With a commitment and passion for creating art that spurs conversations, University of New Mexico graphic design professor Martín Wannam educates “through a brown, queer lens” and broaches an ongoing dialogue on how queer individuals experience social and political systems in Guatemala.
The experiences, as well as his identity of growing up in Guatemala and being an immigrant, are critical components in informing Wannam’s art and teaching at UNM. Wannam said queerness and brownness are core themes in his art.
“It’s rare that you can really detach the artist from their own identity,” Wannam said. “It’s impossible to say that my art or my teaching doesn’t revolve around the way that I am.”
Wannam said he identities as marica, which is a similar but not direct Spanish translation from “gay” in English.
“I identity with marica because there’s such a construct for gay,” Wannam said. “Gay (implies) whiteness and specific stereotypical phenotype and structures of gender expression. Marica (implies) brown and not rich. So, it comes with different structures (and) identifies a different community.”
Existing as such and educating through the representation of Black, Indigenous and people of color and queer individuals are important pieces of Wannam’s teaching.
“It’s interesting to think about white, cis(gender), gay men because they’re so in touch with white supremacy,” Wannam said. “It comes with blue eyes, buff, really beautiful western features. So, that’s where when folks do think about gayness or that spectrum of queerness, it goes back to this idea that … we have to fit that stereotype.”
Wannam said it isn’t exclusively the responsibility of queer, BIPOC individuals to inform people on conversations which directly pertain to LGBTQ+ issues or language, and greater education is needed.
“(Wannam) entered our program making photographs of his community in Guatemala City, examining how queer youth there resist the bigotry of both state and church,” associate professor of photography Meggan Gould said via e-mail. “Martín has an acute ability to make artwork that is simultaneously sharp cultural criticism and poignant reflection.”
Wannam said he intentionally asks students for the name and pronouns that they identify with to foster a safe, comfortable space in his classes.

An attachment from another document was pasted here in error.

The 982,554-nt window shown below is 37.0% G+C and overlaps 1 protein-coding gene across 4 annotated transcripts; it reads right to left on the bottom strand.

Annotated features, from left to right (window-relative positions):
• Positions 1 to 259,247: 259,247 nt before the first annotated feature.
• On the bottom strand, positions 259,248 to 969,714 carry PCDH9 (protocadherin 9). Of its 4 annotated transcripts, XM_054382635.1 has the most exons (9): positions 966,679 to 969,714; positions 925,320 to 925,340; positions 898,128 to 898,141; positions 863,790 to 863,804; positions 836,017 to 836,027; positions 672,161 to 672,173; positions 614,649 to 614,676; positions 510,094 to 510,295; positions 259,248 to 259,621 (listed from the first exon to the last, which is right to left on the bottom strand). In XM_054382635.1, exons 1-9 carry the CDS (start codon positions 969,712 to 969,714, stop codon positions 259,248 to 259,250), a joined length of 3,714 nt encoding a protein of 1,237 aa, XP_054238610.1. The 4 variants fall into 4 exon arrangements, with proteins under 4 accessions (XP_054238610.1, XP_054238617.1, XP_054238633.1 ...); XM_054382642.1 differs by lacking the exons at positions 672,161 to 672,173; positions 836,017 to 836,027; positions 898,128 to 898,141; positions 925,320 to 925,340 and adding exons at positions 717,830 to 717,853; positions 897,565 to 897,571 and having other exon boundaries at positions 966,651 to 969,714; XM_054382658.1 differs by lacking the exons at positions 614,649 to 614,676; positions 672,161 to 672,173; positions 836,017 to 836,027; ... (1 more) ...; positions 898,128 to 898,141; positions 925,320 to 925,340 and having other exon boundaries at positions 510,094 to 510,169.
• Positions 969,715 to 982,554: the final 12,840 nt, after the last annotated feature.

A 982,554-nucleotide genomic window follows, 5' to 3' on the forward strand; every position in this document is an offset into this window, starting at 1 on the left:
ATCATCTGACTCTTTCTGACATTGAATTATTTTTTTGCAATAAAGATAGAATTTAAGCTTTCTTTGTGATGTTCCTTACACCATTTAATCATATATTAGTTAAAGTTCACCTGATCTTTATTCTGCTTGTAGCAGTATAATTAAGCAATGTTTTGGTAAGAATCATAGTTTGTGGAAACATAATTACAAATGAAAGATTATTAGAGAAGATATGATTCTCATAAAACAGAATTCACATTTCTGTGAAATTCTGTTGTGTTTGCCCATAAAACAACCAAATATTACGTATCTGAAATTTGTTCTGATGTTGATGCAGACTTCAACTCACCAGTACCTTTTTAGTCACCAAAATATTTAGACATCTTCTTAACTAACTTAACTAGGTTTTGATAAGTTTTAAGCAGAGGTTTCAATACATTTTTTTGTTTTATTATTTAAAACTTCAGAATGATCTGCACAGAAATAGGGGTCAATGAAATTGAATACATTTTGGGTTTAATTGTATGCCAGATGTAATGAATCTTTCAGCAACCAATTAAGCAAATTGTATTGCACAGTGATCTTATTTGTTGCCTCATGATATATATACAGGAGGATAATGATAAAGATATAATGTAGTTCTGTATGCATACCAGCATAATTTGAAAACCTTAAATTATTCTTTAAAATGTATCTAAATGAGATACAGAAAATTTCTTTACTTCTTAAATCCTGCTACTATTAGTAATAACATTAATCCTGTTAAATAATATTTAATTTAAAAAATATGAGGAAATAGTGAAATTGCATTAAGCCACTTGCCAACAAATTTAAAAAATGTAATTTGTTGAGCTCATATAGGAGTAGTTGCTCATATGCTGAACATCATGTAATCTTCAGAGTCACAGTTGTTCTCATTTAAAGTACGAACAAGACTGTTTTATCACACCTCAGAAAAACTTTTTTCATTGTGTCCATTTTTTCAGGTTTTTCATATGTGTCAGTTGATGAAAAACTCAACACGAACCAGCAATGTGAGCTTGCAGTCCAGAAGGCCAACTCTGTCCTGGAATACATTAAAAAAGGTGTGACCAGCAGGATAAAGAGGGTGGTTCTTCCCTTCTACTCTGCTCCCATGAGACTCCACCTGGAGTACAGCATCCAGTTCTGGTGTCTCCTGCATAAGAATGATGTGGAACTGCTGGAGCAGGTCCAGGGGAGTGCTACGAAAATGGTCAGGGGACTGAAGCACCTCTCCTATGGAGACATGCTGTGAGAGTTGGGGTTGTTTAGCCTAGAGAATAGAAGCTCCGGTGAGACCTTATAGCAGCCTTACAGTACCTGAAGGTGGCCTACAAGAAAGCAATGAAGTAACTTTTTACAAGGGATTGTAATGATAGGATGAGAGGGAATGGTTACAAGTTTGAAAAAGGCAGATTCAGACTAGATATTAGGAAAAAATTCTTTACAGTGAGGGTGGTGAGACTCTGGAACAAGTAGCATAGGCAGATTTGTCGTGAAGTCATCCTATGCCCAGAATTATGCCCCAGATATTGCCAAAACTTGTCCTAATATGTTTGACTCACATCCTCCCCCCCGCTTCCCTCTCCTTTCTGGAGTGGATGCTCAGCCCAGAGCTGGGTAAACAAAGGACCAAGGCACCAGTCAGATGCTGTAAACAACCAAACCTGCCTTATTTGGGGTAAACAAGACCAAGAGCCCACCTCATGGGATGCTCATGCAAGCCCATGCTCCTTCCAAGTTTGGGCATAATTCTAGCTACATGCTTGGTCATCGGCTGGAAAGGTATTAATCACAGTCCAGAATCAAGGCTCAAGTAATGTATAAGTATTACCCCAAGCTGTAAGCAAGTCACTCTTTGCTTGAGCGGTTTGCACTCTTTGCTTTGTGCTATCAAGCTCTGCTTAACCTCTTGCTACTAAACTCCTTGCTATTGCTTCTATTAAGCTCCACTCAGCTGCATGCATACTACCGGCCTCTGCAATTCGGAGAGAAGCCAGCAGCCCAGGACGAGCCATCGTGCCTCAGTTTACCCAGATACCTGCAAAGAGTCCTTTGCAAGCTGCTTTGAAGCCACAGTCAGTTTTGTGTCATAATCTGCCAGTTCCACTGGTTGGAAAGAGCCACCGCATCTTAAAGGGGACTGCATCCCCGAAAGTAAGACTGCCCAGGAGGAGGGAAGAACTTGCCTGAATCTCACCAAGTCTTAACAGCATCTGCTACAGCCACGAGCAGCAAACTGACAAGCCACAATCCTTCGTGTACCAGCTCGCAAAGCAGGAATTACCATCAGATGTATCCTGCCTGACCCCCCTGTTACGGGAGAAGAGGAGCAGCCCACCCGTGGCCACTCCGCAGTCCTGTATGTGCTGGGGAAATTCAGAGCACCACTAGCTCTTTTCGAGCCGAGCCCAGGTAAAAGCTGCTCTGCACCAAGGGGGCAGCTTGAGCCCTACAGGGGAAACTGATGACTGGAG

“My queerness, for sure, affects the way that I teach, the way that I see my students,” Wannam said.
Wannam said he takes up space on campus by intentionally teaching through contemporary examples of queerness and people of color, and said that “modern (examples) are … most of the time through whiteness because they’re the ones that had access to all the knowledge and tools.”
“(Wannam’s) just a brave person in the themes that he tackles,” former student Marlene Tafoya said. “The work speaks for itself and … his character comes out in his work.”
Wannam said that, as a lecturer, he advocates for non-perfectionism from students in his courses, which is one way he deviates from perfectionist practices that are rooted in colonialism.
“It’s important to teach (students) that everything is okay; it’s valid,” Wannam said. “We should not be teaching ‘this is wrong or right’ … Nothing is wrong; maybe it’s just not communicating enough of what you want to put out there.”
Wannam is also part of Fronteristxs Collective, which seeks to address campaigns and coalitions in New Mexico, including issues centric to incarceration and private prisons, through art and education.
This collective is composed of four artists total and Wannam said it operates through the framework of “the system doesn’t work (and) reform doesn’t really function.”
He said that while there isn’t a singular solution to undertaking these critical issues, Fronteristxs Collective encourages a collective input.
Wannam said he identifies with Regina Galindo and Sandra Monterroso, who are both Guatemalan artists.
“I go back to history, to movements of resistance, what my own peers in the community back home are doing,” Wannam said. “Mostly now, I’m paying attention to who’s my audience … and how I can speak really directly to people.”
According to Wannam, his art functions as a protest to U.S. imperialism in Guatemala and the erasure of history from Guatemalan perspectives.
“I’m not an activist,” Wannam said. “I might be a little bit of an activist through my collective work but I don’t claim that title because I am an artist and I create conceptual thinking and try to (create) an aesthetic way for people to think about issues.”
Wannam is currently showing an exhibition at the Harwood Art Center called “La Furia en contra de la Máquina” with Tafoya, which Tafoya said addresses systems of oppression including religion and capitalism.
“I create questions and I create conversations, but I do not create solutions,” Wannam said.